Bald eagles, golden eagles and other large birds of prey are being electrocuted by power transmission lines in parts of Nebraska, according to a six-year study by the U.S. Fish and Wildlife Service.
The dead birds have been found under power transmission lines of 13 rural power districts, primarily in the western and northern parts of the state.Managers of those 13 companies this week received certified letters from the Fish and Wildlife Service notifying them of the eagle electrocution problems and inviting them to a meeting in Grand Island in August to discuss solutions.
The study indicates that more than 500 birds a year are electrocuted in Nebraska by coming in contact with power lines, according to the letter from Cleveland Vaughn, a special agent with the Fish and Wildlife Service.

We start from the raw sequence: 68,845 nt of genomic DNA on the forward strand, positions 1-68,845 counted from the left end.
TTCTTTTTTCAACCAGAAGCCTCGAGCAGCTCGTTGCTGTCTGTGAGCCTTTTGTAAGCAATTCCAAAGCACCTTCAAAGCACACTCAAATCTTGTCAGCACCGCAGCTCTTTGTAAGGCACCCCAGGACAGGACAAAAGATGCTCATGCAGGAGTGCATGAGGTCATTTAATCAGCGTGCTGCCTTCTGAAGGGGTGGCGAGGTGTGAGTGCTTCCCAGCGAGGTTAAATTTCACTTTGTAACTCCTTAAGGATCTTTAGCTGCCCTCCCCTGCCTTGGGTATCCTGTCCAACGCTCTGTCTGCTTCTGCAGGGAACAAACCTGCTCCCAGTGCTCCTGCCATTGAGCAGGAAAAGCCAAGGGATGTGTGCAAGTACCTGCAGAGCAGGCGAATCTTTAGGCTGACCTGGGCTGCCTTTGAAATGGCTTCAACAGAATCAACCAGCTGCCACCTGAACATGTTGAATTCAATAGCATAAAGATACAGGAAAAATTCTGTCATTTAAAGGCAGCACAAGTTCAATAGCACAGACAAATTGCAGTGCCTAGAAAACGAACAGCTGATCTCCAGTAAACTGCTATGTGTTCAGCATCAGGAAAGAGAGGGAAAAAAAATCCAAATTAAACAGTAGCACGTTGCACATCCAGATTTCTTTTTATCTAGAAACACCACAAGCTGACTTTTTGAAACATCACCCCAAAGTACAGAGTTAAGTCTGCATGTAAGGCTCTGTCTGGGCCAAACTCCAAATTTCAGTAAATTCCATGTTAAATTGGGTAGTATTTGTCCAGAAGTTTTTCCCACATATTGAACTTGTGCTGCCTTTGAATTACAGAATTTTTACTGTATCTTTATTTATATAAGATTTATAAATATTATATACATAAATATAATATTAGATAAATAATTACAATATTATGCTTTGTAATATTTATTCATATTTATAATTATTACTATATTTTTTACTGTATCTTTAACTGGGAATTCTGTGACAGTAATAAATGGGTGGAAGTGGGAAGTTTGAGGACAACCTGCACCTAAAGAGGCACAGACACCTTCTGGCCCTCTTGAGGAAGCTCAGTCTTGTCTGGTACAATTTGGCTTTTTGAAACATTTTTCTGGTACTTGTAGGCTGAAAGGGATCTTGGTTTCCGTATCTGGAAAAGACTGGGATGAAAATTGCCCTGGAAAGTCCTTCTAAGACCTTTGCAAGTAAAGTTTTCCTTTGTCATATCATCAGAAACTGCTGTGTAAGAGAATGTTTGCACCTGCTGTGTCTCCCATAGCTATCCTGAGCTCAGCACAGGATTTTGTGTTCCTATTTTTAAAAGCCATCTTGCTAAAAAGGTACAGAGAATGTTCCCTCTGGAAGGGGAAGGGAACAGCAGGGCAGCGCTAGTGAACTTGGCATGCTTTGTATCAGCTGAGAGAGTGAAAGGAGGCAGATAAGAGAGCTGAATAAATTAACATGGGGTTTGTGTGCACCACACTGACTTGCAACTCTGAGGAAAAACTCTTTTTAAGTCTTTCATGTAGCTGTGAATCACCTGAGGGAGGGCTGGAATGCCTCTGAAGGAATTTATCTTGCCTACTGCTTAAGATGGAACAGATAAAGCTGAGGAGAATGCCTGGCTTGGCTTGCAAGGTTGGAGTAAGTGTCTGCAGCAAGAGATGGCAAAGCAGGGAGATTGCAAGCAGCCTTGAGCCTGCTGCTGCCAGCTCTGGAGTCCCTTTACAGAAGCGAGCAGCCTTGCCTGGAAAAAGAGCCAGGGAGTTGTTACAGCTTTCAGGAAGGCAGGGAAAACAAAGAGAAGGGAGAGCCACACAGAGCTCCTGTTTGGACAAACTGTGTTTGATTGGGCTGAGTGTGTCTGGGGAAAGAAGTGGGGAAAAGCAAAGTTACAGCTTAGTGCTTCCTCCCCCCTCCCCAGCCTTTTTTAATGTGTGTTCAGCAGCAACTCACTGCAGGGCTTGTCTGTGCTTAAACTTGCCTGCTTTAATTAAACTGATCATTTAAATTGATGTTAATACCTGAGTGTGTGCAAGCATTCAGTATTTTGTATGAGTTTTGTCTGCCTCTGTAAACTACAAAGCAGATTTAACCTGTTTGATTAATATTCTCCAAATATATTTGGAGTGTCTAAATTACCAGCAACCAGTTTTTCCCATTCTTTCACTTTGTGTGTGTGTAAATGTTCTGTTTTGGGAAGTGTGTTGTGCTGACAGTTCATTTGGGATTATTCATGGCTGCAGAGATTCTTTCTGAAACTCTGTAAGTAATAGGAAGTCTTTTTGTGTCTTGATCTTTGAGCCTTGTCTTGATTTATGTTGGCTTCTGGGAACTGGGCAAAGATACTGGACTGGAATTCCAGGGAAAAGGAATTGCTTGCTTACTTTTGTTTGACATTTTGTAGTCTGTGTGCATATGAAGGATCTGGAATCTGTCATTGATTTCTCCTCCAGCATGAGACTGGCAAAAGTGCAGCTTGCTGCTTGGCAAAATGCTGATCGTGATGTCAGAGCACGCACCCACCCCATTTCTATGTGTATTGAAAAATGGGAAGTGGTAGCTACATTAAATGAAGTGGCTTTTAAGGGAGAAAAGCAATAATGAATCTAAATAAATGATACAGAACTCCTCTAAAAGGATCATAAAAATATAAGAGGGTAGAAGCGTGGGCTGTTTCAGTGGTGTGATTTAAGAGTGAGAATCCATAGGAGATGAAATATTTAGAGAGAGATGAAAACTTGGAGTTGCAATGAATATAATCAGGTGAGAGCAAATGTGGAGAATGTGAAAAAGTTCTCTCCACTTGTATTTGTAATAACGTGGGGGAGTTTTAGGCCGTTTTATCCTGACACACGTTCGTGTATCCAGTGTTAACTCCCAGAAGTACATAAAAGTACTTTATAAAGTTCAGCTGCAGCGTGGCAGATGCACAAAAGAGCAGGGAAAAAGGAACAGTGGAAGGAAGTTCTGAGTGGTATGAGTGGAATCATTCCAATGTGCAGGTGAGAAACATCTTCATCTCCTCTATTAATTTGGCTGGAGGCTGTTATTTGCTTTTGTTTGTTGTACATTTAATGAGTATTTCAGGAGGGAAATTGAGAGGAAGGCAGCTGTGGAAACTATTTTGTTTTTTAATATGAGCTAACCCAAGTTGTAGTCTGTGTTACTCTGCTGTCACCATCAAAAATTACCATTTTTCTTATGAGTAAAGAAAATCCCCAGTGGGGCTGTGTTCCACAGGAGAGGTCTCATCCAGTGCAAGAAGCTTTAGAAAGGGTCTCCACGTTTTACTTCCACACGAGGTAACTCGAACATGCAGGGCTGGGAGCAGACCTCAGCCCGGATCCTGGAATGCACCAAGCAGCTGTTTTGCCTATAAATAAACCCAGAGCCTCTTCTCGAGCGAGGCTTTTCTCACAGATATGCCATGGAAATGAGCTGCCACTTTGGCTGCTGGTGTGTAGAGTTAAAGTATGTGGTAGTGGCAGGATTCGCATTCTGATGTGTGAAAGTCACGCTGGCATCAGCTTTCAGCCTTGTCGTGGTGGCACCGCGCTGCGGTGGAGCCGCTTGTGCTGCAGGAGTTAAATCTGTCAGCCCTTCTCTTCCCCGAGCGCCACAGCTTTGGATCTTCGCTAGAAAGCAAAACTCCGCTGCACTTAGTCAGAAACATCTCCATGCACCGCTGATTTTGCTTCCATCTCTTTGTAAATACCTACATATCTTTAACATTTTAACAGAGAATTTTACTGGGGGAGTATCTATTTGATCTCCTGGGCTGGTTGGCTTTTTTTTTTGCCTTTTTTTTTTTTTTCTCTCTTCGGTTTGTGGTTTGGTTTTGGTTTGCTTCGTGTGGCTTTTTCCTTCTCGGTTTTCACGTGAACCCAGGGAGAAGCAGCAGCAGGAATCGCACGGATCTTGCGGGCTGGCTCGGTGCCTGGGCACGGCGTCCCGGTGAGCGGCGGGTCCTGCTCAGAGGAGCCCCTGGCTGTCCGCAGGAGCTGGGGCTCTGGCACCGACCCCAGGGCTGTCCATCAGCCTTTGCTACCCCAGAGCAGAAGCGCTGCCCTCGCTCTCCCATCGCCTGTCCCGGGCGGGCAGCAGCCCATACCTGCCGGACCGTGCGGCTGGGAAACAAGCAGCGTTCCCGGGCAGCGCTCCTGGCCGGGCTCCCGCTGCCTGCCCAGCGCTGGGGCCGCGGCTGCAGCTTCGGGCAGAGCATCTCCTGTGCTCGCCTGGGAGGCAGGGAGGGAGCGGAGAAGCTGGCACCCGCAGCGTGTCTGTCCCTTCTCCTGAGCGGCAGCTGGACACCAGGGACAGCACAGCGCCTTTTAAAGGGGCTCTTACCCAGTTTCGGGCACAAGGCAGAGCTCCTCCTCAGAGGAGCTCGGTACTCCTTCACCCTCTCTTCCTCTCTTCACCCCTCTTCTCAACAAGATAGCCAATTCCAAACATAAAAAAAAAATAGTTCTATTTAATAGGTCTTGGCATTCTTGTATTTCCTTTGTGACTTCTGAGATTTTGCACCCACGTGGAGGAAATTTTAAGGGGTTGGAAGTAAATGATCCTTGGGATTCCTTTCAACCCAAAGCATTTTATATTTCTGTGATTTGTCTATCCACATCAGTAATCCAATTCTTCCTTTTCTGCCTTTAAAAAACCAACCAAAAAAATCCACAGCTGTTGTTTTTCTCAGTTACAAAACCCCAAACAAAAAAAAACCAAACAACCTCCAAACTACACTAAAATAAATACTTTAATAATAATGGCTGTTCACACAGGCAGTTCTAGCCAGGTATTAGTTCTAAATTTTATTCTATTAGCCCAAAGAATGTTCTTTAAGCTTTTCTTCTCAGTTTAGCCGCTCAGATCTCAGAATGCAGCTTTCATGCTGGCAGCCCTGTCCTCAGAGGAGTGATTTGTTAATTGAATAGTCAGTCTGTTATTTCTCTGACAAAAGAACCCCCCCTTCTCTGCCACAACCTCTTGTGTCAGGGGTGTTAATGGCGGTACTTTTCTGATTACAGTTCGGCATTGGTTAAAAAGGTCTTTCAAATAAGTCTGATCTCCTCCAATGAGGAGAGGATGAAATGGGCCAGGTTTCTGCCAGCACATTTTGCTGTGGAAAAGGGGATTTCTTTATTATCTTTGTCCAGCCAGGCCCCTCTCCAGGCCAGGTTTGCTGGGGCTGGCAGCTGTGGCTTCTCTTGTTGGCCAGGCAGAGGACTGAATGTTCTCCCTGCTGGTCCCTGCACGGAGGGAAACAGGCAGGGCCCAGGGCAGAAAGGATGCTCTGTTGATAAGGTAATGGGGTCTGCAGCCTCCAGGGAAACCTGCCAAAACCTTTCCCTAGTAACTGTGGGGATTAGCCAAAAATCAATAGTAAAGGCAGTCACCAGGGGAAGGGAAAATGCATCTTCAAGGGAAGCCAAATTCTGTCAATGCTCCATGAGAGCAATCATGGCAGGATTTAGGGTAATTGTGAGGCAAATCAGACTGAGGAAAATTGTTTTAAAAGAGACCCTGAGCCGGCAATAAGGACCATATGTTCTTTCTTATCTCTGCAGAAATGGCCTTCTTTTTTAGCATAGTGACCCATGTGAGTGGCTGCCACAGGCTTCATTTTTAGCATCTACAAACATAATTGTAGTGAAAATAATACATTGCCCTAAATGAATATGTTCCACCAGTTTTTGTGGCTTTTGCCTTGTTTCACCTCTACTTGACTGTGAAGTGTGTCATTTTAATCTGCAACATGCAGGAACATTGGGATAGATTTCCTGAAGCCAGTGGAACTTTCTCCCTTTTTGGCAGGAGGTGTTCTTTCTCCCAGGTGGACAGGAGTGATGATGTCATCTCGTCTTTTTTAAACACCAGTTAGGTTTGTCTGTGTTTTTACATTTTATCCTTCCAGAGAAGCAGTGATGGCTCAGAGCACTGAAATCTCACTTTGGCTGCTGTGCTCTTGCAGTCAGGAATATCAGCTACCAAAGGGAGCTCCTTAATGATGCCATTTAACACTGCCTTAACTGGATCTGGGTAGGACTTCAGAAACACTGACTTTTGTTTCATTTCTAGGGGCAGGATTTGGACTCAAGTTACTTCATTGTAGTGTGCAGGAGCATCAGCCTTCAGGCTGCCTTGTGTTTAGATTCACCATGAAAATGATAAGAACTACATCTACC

Electrocution is the No. 2 killer of eagles, said John Cooper, senior resident agent with the law enforcement division of the Fish and Wildlife Service. Gunshot remains the leading killer.
Eagles raise their wings several times and push off with their legs to get airborne. If they are sitting on an older style line, they will have their feet on the grounding wire and make contact with positive lines, he said.
Studies in such states as Utah, Wyoming and South Dakota show the problem is widespread, he said. The Divison of Law Enforcement has been looking at eagle kills in Nebraska for more than three years and has identified some problem stretches of power lines, he said.
Solutions can be simple, officials said. Companies often can drop the grounding wire slightly so bird wings will not touch the other wires. Or they can tilt the cross bars so the perch isn't as attractive. Or they can build a perch post higher.